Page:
Australia's jobless rate jumped to 5.7 percent in June, its highest level in almost four years, as the mining-driven economy gears up for a bumpy transition away from its reliance on commodities.

The seasonally adjusted unemployment rate compares with an upwardly revised 5.6 percent in May, and is higher than the 5.6 percent forecast by analysts.

It is the highest level since September 2009 and is just shy of the 5.8 percent peak reached at the height of the financial crisis.

The Australian Bureau of Statistics said joblessness rose despite the economy creating a net 10,300 jobs, owing to a plunge in full-time employment. The market had expected a neutral outcome.

Major mining companies have started laying off workers in recent months as Australia's resources investment boom peaks and the economy confronts a tough diversification drive to other sources of growth.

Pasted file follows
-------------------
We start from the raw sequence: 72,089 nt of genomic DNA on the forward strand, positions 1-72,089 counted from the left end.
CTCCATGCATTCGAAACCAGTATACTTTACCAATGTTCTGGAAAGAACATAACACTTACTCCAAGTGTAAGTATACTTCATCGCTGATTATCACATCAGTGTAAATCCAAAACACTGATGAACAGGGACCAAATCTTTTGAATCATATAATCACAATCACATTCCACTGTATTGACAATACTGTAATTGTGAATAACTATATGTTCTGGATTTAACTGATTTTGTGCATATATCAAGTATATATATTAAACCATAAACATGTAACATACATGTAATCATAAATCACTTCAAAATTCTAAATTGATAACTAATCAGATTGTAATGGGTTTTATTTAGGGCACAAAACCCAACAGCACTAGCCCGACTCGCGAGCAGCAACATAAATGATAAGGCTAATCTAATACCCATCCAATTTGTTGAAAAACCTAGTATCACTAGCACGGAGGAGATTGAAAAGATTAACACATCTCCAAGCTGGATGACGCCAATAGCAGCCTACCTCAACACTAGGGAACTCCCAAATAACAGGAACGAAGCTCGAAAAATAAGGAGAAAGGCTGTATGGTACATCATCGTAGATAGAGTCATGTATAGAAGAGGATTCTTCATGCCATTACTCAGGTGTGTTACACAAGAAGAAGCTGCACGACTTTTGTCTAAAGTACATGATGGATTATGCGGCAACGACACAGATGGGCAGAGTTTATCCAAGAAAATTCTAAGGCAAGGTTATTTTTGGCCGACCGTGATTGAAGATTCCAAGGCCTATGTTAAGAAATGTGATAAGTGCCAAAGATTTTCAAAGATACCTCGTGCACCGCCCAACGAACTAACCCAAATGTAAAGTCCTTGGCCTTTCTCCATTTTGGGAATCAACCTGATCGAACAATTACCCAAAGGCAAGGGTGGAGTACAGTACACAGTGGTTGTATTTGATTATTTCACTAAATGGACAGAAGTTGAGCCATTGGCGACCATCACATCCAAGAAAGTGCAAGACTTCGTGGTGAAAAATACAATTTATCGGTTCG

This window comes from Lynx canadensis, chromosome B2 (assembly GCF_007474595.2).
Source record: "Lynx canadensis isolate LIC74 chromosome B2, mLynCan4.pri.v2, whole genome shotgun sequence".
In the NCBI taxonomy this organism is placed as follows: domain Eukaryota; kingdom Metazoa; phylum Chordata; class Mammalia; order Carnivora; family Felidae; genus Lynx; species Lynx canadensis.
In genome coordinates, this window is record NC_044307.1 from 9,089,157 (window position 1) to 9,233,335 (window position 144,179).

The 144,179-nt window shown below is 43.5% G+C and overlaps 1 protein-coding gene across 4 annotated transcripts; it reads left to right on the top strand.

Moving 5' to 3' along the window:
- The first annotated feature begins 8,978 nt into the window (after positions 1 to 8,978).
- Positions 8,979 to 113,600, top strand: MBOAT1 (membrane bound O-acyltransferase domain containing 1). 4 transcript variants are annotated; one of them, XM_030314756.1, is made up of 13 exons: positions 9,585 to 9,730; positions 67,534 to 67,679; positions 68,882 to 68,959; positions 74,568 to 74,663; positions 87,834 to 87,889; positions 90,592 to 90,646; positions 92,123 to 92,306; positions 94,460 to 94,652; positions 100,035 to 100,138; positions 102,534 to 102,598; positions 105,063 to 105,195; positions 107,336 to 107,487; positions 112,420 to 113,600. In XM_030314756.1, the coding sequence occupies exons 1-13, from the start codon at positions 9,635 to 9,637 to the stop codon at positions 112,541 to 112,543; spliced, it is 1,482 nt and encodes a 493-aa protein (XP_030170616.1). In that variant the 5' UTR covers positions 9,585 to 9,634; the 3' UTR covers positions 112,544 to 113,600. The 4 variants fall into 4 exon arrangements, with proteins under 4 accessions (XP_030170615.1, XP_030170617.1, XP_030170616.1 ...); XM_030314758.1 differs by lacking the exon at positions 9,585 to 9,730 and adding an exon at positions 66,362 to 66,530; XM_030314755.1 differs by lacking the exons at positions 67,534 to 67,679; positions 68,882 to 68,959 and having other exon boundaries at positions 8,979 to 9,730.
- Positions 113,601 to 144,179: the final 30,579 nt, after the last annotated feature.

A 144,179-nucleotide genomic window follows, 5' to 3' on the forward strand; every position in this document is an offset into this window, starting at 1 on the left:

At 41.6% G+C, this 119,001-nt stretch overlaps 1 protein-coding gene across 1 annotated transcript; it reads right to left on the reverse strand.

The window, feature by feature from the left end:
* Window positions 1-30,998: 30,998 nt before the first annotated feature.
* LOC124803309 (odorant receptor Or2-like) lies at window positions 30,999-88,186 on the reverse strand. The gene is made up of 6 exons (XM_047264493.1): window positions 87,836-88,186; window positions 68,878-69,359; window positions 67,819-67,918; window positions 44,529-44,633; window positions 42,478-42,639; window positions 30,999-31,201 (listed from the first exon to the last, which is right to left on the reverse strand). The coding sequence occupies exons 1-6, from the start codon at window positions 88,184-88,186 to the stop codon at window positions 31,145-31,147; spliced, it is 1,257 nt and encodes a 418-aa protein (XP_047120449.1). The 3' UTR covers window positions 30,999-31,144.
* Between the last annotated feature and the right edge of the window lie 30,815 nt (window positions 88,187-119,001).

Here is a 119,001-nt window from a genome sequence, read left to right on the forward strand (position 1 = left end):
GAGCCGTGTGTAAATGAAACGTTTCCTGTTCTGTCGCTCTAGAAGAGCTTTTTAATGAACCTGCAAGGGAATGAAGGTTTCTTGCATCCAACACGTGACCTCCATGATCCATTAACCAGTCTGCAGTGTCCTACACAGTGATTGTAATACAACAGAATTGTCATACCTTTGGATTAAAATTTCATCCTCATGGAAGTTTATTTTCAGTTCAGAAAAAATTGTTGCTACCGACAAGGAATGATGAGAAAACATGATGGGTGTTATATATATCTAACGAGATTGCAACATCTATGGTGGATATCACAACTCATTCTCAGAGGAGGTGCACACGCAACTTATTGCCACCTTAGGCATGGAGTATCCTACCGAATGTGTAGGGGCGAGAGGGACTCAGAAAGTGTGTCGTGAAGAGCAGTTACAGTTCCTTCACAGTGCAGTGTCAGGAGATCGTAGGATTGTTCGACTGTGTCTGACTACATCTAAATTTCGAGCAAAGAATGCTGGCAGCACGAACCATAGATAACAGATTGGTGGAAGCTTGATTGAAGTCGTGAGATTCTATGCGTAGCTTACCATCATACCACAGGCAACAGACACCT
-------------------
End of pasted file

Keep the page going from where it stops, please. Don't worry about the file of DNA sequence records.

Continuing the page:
Reflecting this, one of the sharpest increases in unemployment was in Queensland, a major coal-mining centre, where it jumped to 6.4 percent from 5.9 percent in May.

Prime Minister Kevin Rudd said the truth was the "China resources boom is over".

"While the export of resource and commodity volumes are up, the prices we receive for them have now fallen almost 25 percent since their peak and may well fall further," Rudd said in his first major policy speech since ousting Julia Gillard as leader last month.

"That investment phase is slowing. Right now, we find ourselves at a cross-over point for our national economy."

The central bank cut interest rates to a record low 2.75 percent in May in a bid to stimulate non-mining areas of the economy, citing rising unemployment as one of its concerns.

The Australian dollar edged higher on the data to 92.39 US cents, from 92.19 cents immediately prior its release, with analysts saying the overall rise in job creation meant it was "moderately positive" news.

"We're still adding jobs, just not enough," said JP Morgan analyst Ben Jarman.

"This is consistent with an economy that is slowing a bit below trend pace and as a result of that, the labour market is loosening a bit.

"But it all looks pretty gradual and orderly at this point so you're not seeing deep cuts in the existing head count. All you're really seeing is a bit more restraint in terms of hiring.

Canberra expects unemployment to hit 5.75 percent in the year to June 30, 2014.

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